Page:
Ever since we got our Pekingese fur-kid Chloe, I’ve walked her every morning and evening for 30 minutes to 1 hour per excursion. Our vet commented on how fit Chloe is at 10 years old. The impressed vet held Chloe’s haunch and enthusiastically exclaimed, “Now this is how a dog should feel!!” I couldn’t help but think (though I buttoned my lip) “You should feel my haunches – I’ve walked every mile with her!”
Aside from the health benefits, dog walking can get pretty repetitive, quite quickly. To while away the time, at first I listened to the radio, but then I discovered the enriching and diverting world of podcasts.
Most podcasts are freely downloadable to your music player or phone, but other podcasts make their most recent podcast free and then charge for older broadcasts. My favourites are from BBC Radio (UK) and National Public Radio (USA) although CBC Radio has some excellent ones, too.
I’ve learned a lot from podcasts! They’re educational and fun. Most television and radio newscasts are too brief and unsatisfying. A podcast has the time necessary to drill down into a topic in greater depth. It also allows one to focus on areas of interest rather than just recent sensational news bytes.
If you’re a podcast listener, please share your recommendations by commenting. Note: many of these can also be viewed on demand but I prefer audio.
Now here are my top picks…
• This American Life (WBEZ Chicago Public Radio)
Favourite episode: “The Super” In 1980′s New York City, rent is rising: it seems out of control, and residents struggle to keep up. So Jack Hitt helps organize tenants, and threatens a rent strike. This does not go over so well with his building super, who, as it turns out, is a very dangerous man. (http://www.thisamericanlife.org/radio-archives/episode/323/the-super ) Note: You can get a new episode every week for free, but archived episodes like the one above will cost you a dollar.
• The Moth Podcast (USA) “True stories told live and without notes”
Favourite episodes: This is hard! I know I’ll forget some (and upon searching it appears many are not available or listed online) but I’d say they are the following:
Dan Kennedy: And How Did That Make You Feel?
Edgar Oliver: The Apron Strings of Savannah
Wanda Bullard: Small Town Prisoner
Teri Garr: Wake up Call
Irene Pepperberg: Alex and Me
Eric Konigsberg: Crying Uncle
Michaela Murphy: All Star Game
Leonard Lopate: The Rocket’s Red Glare
Darryl “DMC” McDaniels: Angel
Bokara Legendre: Mummy Was a Wild Game Hunter
Joe Limone: The Magic Nail
and many more…
• Desert Island Discs (BBC Radio 4) The most difficult question is asked of this show’s guests. Find out which 8 records people would take with them to a desert island! I liked listening to the shows with Debbie Harry, Vidal Sassoon (and many others). There’s even a great show in which they reveal the results of a poll of UK listeners.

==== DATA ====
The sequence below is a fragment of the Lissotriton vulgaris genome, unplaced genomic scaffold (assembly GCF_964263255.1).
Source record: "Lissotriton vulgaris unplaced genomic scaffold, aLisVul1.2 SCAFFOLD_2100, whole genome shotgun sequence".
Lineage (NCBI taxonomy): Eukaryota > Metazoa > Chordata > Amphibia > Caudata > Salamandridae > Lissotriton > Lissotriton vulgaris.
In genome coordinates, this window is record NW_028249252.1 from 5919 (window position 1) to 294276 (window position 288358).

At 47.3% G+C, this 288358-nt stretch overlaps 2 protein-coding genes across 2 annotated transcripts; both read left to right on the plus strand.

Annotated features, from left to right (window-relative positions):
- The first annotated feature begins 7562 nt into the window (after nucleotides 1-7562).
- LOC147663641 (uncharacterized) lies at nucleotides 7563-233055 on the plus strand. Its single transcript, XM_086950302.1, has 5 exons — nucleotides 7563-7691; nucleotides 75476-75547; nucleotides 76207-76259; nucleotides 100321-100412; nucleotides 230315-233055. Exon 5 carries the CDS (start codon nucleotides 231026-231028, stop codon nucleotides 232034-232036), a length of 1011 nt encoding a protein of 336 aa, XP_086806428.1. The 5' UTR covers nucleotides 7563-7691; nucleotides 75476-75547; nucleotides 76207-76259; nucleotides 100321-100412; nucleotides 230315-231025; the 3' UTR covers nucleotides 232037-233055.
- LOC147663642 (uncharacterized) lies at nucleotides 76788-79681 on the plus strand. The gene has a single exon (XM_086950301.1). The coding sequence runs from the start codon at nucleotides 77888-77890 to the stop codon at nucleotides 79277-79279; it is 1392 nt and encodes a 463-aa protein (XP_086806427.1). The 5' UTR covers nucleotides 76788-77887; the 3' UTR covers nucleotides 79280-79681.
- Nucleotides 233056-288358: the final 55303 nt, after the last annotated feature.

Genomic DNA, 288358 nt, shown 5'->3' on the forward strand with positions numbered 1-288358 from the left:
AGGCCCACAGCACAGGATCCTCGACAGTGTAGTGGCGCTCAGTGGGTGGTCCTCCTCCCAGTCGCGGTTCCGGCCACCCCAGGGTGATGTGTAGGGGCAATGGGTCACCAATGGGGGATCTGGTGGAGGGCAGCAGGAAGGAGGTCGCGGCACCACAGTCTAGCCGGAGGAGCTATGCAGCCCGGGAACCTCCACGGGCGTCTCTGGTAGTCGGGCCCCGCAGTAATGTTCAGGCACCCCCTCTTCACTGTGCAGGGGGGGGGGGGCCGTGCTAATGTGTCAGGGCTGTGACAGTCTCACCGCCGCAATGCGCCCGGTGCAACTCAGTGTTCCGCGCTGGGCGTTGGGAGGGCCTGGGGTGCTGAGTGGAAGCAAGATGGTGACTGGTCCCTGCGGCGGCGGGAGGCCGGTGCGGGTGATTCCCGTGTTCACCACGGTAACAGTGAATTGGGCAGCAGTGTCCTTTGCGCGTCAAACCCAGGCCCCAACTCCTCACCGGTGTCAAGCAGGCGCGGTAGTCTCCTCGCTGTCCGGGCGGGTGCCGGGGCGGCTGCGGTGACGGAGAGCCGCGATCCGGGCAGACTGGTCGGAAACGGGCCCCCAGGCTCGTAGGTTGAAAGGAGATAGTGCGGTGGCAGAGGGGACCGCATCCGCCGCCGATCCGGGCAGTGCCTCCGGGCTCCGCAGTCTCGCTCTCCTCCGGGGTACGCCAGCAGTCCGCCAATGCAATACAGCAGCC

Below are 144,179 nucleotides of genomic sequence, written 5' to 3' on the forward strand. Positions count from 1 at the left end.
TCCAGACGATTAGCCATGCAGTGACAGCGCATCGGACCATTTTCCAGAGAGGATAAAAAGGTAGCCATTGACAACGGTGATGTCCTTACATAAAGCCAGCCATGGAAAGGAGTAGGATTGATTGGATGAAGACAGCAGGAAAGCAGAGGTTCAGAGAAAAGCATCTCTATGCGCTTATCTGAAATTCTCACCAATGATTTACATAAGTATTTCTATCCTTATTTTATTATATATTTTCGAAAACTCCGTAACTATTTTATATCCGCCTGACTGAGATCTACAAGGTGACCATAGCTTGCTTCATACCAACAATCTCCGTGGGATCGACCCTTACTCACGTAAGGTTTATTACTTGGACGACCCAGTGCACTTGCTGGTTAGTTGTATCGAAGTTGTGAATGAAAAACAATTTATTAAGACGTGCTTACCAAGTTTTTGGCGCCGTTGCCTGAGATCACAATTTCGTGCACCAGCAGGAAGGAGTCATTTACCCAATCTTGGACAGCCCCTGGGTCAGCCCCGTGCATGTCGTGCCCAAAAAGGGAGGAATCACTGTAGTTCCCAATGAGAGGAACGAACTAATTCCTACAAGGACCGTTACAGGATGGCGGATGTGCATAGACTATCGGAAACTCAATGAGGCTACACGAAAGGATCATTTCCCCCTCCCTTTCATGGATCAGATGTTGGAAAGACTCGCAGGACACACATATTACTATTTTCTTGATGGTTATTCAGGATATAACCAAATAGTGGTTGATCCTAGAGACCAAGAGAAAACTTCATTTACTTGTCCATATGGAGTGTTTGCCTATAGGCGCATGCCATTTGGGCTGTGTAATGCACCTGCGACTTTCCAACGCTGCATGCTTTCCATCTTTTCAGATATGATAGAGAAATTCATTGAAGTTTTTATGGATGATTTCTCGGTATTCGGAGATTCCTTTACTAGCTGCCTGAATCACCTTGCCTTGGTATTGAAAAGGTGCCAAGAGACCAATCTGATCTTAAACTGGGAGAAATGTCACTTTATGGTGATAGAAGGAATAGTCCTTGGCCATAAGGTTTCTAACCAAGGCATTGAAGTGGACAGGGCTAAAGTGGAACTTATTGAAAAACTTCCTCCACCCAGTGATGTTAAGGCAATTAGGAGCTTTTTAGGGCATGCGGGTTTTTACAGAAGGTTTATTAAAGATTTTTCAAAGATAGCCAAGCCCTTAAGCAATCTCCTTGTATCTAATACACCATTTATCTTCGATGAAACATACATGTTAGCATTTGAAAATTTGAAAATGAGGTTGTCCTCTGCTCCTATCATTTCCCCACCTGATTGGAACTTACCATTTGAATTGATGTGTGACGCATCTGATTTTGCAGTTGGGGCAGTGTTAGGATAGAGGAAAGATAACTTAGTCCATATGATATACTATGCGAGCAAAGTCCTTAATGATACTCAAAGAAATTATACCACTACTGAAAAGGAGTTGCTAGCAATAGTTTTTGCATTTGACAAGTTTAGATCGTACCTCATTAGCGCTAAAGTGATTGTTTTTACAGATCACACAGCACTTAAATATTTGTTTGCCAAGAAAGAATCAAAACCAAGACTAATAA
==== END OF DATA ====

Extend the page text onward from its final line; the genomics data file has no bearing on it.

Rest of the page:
• Planet Money (NPR USA) “Meet economists and regular folks trying to make sense of our global economy”
This one really deserves a shout out for two main reasons. First, in our current economic situation we should all be keenly aware of how the economy works and what’s going on globally. And second, you might think you’re not interested in the topic of economics, but I’m pretty confident that this show will win you over because it’s so fascinating and relevant!
• The Invisible Hand (CBC Radio show on economic theory – unfortunately only a dozen episodes were made.)
History and Education:
• Witness (BBC World Service) “History as told by the people who were there”
Favourite episode: Ishi, the “Last Indian” and many more…
• Four Thought (BBC Radio 4) “Recorded live, talks are given by a range of people with a new thought to share”. I call this one “Ted Talks without Powerpoint”
• A History of the World in 100 Objects (BBC Radio 4)
• Learn Japanese Pod (Japan)
Technology / Business:
• TedTalks (audio only is available)
Favourite episode: Over the past few centuries, Western cultures have been very good at creating general prosperity for themselves. Historian Niall Ferguson asks: Why the West, and less so the rest? He suggests half a dozen big ideas from Western culture — call them the 6 killer apps — that promote wealth, stability and innovation. And in this new century, he says, these apps are all shareable. (Recorded at TEDGlobal 2011, July 2011, in Edinburgh, Scotland. Duration: 20:20.) http://blog.ted.com/2011/09/19/the-6-killer-apps-of-prosperity-niall-ferguson-on-ted-com/
• ReCivilization by Don Tapscott - unfortunately only 2 episodes were made
• Spark (CBC) by Nora Young
• Marketing Geeks http://www.marketinggeeks.ca/about/
• iPM: Share What You Know (BBC Radio 4) “The news programme that starts with its listeners”
• Woman’s Hour (BBC Radio 4) “Interviews and news affecting women around the world”